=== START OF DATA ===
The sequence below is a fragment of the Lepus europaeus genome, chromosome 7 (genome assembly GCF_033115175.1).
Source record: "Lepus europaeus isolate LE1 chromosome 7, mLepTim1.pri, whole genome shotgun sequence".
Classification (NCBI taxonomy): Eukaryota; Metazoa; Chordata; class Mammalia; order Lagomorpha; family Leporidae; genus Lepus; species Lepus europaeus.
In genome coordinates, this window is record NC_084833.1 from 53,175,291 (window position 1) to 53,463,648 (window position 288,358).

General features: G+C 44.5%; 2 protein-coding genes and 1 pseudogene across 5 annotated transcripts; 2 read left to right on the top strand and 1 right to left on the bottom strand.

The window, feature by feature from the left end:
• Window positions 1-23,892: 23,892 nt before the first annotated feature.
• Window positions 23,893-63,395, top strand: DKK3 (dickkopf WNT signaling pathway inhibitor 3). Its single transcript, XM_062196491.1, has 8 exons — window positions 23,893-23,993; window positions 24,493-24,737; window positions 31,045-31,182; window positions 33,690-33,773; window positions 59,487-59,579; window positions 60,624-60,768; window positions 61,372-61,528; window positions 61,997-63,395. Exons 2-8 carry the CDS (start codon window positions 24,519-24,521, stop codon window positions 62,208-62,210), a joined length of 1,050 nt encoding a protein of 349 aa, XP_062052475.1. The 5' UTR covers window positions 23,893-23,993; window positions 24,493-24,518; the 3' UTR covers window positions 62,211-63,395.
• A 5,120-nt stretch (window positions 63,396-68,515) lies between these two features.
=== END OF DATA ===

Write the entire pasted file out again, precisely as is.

The sequence below is a fragment of the Lepus europaeus genome, chromosome 7 (genome assembly GCF_033115175.1).
Source record: "Lepus europaeus isolate LE1 chromosome 7, mLepTim1.pri, whole genome shotgun sequence".
Classification (NCBI taxonomy): Eukaryota; Metazoa; Chordata; class Mammalia; order Lagomorpha; family Leporidae; genus Lepus; species Lepus europaeus.
In genome coordinates, this window is record NC_084833.1 from 53,175,291 (window position 1) to 53,463,648 (window position 288,358).

General features: G+C 44.5%; 2 protein-coding genes and 1 pseudogene across 5 annotated transcripts; 2 read left to right on the top strand and 1 right to left on the bottom strand.

The window, feature by feature from the left end:
• Window positions 1-23,892: 23,892 nt before the first annotated feature.
• Window positions 23,893-63,395, top strand: DKK3 (dickkopf WNT signaling pathway inhibitor 3). Its single transcript, XM_062196491.1, has 8 exons — window positions 23,893-23,993; window positions 24,493-24,737; window positions 31,045-31,182; window positions 33,690-33,773; window positions 59,487-59,579; window positions 60,624-60,768; window positions 61,372-61,528; window positions 61,997-63,395. Exons 2-8 carry the CDS (start codon window positions 24,519-24,521, stop codon window positions 62,208-62,210), a joined length of 1,050 nt encoding a protein of 349 aa, XP_062052475.1. The 5' UTR covers window positions 23,893-23,993; window positions 24,493-24,518; the 3' UTR covers window positions 62,211-63,395.
• A 5,120-nt stretch (window positions 63,396-68,515) lies between these two features.